"Never did I have the feeling that I hadn't done it right or walked differently or spoke later or sooner. He made me feel as relaxed as possible. I never felt self-conscious with Willy. I mean, after the first initial shyness of somebody you don't know, which happened today, meeting people I haven't met, once that was over and he became a friend it became a lovely charade, you know?

"Anyway, as time went by I learned a lot more about what happens, and if he said, 'What do you think? Should we try it this way or that way?' I then knew what he meant. It became this cohesion between the two of us."

Did she ever challenge him?

"I might have said, 'Willy, I'd love to do it differently, just once, see if you like it better.' When I got to that stage," she laughs, "I'd become a professional. But that came through years of guidance."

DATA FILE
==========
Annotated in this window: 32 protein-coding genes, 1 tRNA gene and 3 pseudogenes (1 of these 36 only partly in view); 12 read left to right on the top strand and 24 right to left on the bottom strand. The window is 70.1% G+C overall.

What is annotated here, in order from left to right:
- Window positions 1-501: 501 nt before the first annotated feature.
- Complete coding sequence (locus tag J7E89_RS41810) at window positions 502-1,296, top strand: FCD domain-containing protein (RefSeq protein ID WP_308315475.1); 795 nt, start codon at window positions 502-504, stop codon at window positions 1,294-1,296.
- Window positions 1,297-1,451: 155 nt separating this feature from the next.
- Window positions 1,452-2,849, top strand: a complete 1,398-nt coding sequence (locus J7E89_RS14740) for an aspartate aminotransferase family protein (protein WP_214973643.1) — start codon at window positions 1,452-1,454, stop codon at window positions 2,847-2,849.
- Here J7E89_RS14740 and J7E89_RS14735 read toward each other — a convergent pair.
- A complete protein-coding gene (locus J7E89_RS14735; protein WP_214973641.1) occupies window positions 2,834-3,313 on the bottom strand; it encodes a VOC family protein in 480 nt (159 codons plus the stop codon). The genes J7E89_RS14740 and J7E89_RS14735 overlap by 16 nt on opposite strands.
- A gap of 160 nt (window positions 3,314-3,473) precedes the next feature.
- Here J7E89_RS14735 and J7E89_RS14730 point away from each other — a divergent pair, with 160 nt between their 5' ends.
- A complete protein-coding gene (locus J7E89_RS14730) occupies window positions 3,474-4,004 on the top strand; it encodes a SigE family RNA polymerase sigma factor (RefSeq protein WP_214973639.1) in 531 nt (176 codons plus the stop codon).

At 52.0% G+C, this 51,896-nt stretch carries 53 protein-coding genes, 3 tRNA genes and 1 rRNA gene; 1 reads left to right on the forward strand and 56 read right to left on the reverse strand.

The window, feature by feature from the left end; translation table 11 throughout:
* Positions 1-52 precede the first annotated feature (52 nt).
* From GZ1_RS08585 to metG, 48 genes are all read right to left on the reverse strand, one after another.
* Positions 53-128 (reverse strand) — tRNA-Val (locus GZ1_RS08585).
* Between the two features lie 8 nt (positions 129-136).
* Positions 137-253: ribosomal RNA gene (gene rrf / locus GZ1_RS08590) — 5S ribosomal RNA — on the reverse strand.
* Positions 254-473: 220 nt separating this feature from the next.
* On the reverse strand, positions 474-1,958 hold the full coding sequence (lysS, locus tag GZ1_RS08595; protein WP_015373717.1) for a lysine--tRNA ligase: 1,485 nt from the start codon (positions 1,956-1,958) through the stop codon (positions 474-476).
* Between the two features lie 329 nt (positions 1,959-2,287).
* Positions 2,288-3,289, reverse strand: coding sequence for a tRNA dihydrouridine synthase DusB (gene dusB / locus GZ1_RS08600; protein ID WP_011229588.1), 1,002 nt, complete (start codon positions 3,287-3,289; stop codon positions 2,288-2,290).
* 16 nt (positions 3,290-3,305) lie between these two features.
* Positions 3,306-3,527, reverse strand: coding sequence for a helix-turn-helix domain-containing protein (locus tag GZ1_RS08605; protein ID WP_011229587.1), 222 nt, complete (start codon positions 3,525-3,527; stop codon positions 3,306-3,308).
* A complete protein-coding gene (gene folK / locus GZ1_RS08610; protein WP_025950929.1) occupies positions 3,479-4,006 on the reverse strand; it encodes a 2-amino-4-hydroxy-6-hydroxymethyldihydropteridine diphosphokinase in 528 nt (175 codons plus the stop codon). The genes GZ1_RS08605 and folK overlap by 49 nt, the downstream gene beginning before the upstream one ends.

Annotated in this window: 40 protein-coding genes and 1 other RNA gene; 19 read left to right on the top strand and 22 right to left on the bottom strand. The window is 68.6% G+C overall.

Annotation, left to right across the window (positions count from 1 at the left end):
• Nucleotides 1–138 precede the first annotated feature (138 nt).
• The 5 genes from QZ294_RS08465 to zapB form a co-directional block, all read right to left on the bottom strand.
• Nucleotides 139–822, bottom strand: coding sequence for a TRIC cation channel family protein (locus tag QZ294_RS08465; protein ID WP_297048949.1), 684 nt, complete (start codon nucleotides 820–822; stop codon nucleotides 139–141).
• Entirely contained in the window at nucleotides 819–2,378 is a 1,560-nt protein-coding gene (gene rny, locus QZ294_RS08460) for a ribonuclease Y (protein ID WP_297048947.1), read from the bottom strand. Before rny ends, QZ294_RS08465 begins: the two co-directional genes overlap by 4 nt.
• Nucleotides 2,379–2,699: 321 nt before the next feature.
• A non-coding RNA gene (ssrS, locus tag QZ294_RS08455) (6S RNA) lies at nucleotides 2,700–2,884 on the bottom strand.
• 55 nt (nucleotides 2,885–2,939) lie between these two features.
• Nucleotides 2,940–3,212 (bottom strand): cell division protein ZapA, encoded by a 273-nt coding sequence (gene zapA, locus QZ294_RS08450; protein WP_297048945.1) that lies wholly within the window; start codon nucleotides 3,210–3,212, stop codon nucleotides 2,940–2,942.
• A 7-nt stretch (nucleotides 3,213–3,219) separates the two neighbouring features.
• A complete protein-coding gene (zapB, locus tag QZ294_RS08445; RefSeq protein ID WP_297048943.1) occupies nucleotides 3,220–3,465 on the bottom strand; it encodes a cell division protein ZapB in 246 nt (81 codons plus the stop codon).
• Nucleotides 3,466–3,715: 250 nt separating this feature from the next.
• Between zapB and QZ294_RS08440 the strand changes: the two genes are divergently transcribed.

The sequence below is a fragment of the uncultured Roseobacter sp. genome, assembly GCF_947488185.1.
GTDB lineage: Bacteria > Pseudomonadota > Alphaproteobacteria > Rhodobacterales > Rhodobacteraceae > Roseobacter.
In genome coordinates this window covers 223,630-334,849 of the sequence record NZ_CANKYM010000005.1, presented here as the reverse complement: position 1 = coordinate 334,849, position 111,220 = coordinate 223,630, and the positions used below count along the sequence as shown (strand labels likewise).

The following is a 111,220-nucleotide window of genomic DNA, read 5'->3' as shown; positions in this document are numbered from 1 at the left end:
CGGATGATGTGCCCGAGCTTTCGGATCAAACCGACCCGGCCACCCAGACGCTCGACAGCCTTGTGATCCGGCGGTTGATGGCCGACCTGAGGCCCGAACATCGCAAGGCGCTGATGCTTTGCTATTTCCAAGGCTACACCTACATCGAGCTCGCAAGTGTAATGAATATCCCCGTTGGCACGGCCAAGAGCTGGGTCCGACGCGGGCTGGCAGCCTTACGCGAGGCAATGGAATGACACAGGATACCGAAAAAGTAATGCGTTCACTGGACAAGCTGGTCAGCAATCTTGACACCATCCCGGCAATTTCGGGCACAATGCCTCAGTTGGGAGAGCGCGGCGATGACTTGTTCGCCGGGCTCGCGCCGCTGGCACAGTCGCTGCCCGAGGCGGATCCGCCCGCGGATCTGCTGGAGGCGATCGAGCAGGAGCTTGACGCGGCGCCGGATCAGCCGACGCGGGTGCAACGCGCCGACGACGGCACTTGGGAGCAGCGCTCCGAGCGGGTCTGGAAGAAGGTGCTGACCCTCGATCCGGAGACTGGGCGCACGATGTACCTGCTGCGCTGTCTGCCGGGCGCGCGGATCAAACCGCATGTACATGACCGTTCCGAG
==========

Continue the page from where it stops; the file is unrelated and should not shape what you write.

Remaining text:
Their fourth film would have been "40 Carats" but Hepburn says Wyler -- who died in 1981 -- wasn't well enough to make the picture.

After an eight-year absence from the screen, Hepburn reemerged in 1976 to make the disappointing "Robin and Marian." Three years later, she starred in "Bloodline" and, in 1980, appeared in Peter Bogdanovich's "They All Laughed." They were box office disasters.

Hepburn says it is not because of a lack of directors that she has stayed away from the screen.

"No, the real reason is a totally different one. I really quit basically working when my son Sean became of age to go to school, when he was 6. And I still went off and did a picture and left him behind. I'd always wanted children so badly. I was so miserable."

She and Ferrer were divorced in 1968. A year later, she married Italian psychiatrist Dr. Andrea Dotti. Their son Luca was born in 1970. Divorced from Dotti in 1980, she has been linked romantically with Robert Wolders, widower of Merle Oberon, but has not remarried.

Now that her children are grown, she is anxious to resume her career. "If I read something that I liked, I would love to do it," she says enthusiastically.